Back in McMinnville, thoughts turn to dinner. Nick’s Italian Café is an institution, the meeting place of winemakers from around the region. We begin with cocktails and prosecco, enjoyed with fresh wood-fired bread and olive oil, and house meatballs in the richest tomato sauce, before moving on to hand-tossed, stretched to order, wood-fired pizza with sausage and zucchini, or fresh pear, caramelised onion and gorgonzola. An extensive wine list includes literally dozens of Oregon pinot noirs, along with some Italian reds. We select the Dominio IV to accompany the legendary Dungeness crab lasagne with mushroom, lemon and toasted pine nuts, and a trio of local Carlton Farms pork featuring house-made sausage, tender pork belly, and crispy porchetta.
It’s an indulgent evening, concluded with a nightcap at Hotel Oregon’s rooftop bar. Though the view isn’t discernible in the dark, it’s easy to imagine it stretching for miles, town turning to fields and vineyards on the horizon. I return to my room, which is named — like all 42 in the hotel — for a particular personality or aspect of local history. The namesake of #308, Ti Soyoto, was a Japanese cook who worked at the hotel in the 1920s, often using local ingredients from the proprietor’s farm. The fact that he also lived at the hotel was a rarity in those days, due to ‘sundown’ laws which effectively barred minorities from residing within the city limits. Dusky pink walls and floral furnishings give the room a homey feel, as does the claw-foot tub in the bathroom, shared European-style with the neighbouring room. A jar is kindly supplied for guests to fill at the bar with their choice of delicious brews.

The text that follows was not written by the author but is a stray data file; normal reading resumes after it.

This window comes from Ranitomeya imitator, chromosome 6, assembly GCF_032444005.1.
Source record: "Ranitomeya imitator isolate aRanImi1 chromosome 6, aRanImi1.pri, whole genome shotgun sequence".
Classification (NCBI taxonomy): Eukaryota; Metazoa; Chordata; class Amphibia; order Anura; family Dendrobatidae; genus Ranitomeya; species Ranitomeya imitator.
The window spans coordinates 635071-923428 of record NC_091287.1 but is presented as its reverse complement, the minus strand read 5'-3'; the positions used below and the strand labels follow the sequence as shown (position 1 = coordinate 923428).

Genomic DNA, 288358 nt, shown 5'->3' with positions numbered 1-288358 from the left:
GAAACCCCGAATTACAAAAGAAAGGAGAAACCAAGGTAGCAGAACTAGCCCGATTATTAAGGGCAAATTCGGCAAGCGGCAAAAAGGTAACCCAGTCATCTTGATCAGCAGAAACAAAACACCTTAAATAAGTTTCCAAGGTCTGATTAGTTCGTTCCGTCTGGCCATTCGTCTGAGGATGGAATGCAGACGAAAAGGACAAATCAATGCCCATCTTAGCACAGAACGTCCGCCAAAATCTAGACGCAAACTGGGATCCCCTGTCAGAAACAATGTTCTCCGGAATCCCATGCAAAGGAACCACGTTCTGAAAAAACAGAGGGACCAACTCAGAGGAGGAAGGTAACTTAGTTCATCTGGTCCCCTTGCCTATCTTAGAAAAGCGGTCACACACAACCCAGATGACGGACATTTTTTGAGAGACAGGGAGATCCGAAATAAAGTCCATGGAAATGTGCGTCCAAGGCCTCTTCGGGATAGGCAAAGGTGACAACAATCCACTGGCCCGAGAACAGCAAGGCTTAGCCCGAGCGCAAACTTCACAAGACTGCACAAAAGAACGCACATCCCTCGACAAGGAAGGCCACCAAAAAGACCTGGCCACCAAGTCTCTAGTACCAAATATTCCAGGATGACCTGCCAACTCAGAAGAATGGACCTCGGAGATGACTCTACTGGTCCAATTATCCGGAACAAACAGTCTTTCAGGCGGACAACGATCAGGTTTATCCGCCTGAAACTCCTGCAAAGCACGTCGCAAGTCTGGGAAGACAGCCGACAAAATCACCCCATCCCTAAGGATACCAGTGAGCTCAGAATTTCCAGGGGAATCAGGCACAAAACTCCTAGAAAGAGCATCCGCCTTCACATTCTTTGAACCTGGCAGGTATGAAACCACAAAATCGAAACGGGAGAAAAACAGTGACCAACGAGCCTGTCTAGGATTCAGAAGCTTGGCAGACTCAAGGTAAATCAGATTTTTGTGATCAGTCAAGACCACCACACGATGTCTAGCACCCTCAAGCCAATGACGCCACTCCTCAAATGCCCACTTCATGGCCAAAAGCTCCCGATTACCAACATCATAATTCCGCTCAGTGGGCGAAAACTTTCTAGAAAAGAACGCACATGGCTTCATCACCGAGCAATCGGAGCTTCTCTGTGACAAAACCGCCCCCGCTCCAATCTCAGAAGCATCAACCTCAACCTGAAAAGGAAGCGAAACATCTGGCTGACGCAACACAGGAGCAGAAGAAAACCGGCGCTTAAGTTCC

I wake early the next morning to explore the creaky hallways, taking in artwork that references the hotel’s founding at the turn of the century, rumoured resident John the Ghost, and UFO sightings. The streets are quiet and foggy as we depart, bound for coffee in the old granary district, now overtaken by wineries, including last night’s Dominio IV. Barrels are stacked up against storehouses. Autumn leaves and a yellow school bus create a quintessential American scene. As we head towards the coast, forests shrouded in clouds add mystery to the classic barns and farmhouses, the RV parks and farm machinery. The trees come into relief against an overcast sky as thrift stores and antique malls line the highway. Foliage creeps over a disused white truck, and a placard appears for a weekend farmers market.
Otis Café’s retro neon sign is a beacon in this moody atmosphere. A small joint with only five tables, we take seats along the counter: if one is going to have a true diner experience, this is surely the place to be. We’re immediately engaged in conversation by friendly locals as we scan the unpretentious menu. I opt for a chorizo scramble with hash made from scratch, served with wheat and molasses toast, baked right here. The portions are intimidating, but I bravely dust my dish with Otis’ seasoning salt and dig in. It’s a challenge, but we can’t leave without sampling a house-baked marionberry pie, made from a blackberry developed by Oregon State University in the 1940s, now basically the state fruit. It’s messy — in a good way — sweet and sour with a soft crust. A local at the door scans the packed space and asks the proprietor to call him when there’s a free table — she tells him there won’t be one. I can see why.
Rested, caffeine-fuelled, and well and truly fed, we jump back in the van ready for our next stop: the wild and wonderful Oregon Coast.
Dominique travelled to Oregon from Auckland via San Francisco courtesy of United Airlines
Read the rest of the ‘On The Trail’ series exploring the state of Oregon: